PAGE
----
2/9/2018 3:34:00 PM County Board should see revised solar rules soon
Review of the county’s solar array site permitting ordinance made some headway last week; with planning commission members meeting for about an hour with the sole topic on their agenda, an outline of concerns that citizens have brought forward. Planning Commission Chair Frank Storm said the group should expect to see the final written ordinance at its March meeting and be prepared to hold the public hearing then.
The County Board could act on the new solar array permit ordinance as soon as the recommended amendments come from the planning commission.
Planning Commission members, with James McCarthy absent, agreed last week to recommend to the County Board that the administrative permit threshold decrease to 10 acres, half the existing trigger now for a solar array project to go to the public in a full blown Conditional Use Permit process.
Members Chris DuBose and Jim Froberg wanted to go to even fewer acres allowed under staff control and voted no. DuBose commented that anything seven acres or more “...is still a good sized project, anything over five acres should come here.”
Until the County Board acts on the language revisions; County zoning staff now have the authority to administratively approve or deny solar arrays presenting less than a 20 acre footprint. (This is not the parcel size it is the actual layout of an array of panels.)
There will also be notification required for any size of solar array permit project, the planning commission will recommend. Notice will go to property owners within a quarter-mile of the array site and to the affected government unit.
Township officials have argued the 20 acre cut-off for administratively authorized permits-- which don’t require notice-- left them blindsided and feeling they have no input.
Anything over the 10-acre threshold are also now being recommended to be handled as “Interim Use Permits.”
IUPs legally may include limits that the CUP format doesn’t...such as expiration dates for a land use.
Tara Guy, county zoning, told the planning commission another major citizen concern the department is aware of is improving screening, lessening the visual intrusion of arrays.
The planning commission members agreed the street side of any array should include a buffer of at least four foot tall evergreen trees. The edge of an array parcel adjacent to where there’s a dwelling that can see it, will require two rows, with six foot evergreen (coniferous) trees. Evergreens will be mixed with deciduous-- and when there’s already vegetative growth on the perimeter the planning commission will encourage it be preserved and will “credit” a developer with existing screening.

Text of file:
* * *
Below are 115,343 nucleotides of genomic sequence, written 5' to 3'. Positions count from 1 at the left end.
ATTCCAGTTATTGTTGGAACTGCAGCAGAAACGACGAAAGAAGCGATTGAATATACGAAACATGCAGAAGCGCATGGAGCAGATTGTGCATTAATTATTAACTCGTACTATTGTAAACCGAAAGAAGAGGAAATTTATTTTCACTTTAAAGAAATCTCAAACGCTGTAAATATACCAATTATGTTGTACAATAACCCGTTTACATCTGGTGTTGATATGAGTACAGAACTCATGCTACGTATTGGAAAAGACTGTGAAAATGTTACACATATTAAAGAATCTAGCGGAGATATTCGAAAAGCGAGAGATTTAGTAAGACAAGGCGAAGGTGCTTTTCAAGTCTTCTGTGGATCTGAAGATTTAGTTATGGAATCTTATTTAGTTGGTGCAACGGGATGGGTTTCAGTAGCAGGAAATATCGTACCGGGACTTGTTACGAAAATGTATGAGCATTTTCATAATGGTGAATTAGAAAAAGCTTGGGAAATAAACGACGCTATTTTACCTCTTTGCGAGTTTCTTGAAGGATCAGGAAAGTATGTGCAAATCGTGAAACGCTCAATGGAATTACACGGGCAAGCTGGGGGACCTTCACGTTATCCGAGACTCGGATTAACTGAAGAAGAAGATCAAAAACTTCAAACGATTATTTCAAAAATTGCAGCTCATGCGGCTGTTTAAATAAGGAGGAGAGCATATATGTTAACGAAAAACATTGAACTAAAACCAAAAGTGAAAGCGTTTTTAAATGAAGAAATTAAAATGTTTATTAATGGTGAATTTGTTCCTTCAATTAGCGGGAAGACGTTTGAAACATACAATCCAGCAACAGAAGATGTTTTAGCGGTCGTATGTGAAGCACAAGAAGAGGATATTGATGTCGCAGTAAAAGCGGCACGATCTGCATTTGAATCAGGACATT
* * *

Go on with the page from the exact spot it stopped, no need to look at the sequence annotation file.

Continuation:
Setbacks were to be enhanced in the ordinance language revisions.
The planning commission did not give detail to final setback standards but consensus was that array setback from a parcel (without a dwelling) should be 50 feet at least, from the boundary line. A neighboring parcel with a dwelling should get a 200 foot setback, starting from the shared property line. Staff was going to put final numbers into the ordinance for the public hearing.
There is an active application for a solar array permit, where design is already being finalized on Olinda Trail, and developers are working with Chisago County staff to address new array standards. The noticed public hearing date for this project has been published but delayed indefinitely.
Solar developers are open to adjust the footprint anticipating an amended ordinance being adopted, Kurt Schneider, county environmental services director told the Press.
The planning commission briefly mentioned taxes, addressing members of the public who have complained that the arrays do not benefit the county’s tax base.
Staff member Guy explained completed arrays shift the property into “vacant farmland status” as the sites stay ag-zoned but are not in crops or pasture any longer. Taxes increase slightly under this classification, but she said the issue is “irrelevant for land use purposes” as tax law it is not under the county’s legal ability to change, she added.
There will also be some word-smithing between now and next month on the planning commission members’ expressed concern for wildlife corridors potentially being disrupted by too many arrays, with fencing, in any one area.
Standards may require breaks in fencing or sections of open space under certain concentrations of array coverages.
And, citizen concerns about the land beneath the arrays are already addressed, staff reported.
Steve Putman, zoning code enforcement, explained the county ordinance already mandates using “pollinator friendly” planting or seeding, and Minnesota noxious weeds are defined and controlled by law and eradication is pursued. Putman said, “We enforce this countywide, regardless of the use.”
The planning commission also directed the county commissioners to express the county’s gratitude for Craig Mold’s years of service for District 5 on the planning commission, with a signed letter. Storm moved and now resides in Commissioner Mike Robinson’s fifth district and was seated to succeed Mold.
Storm’s former spot was filled by Charles Yeager, Wyoming.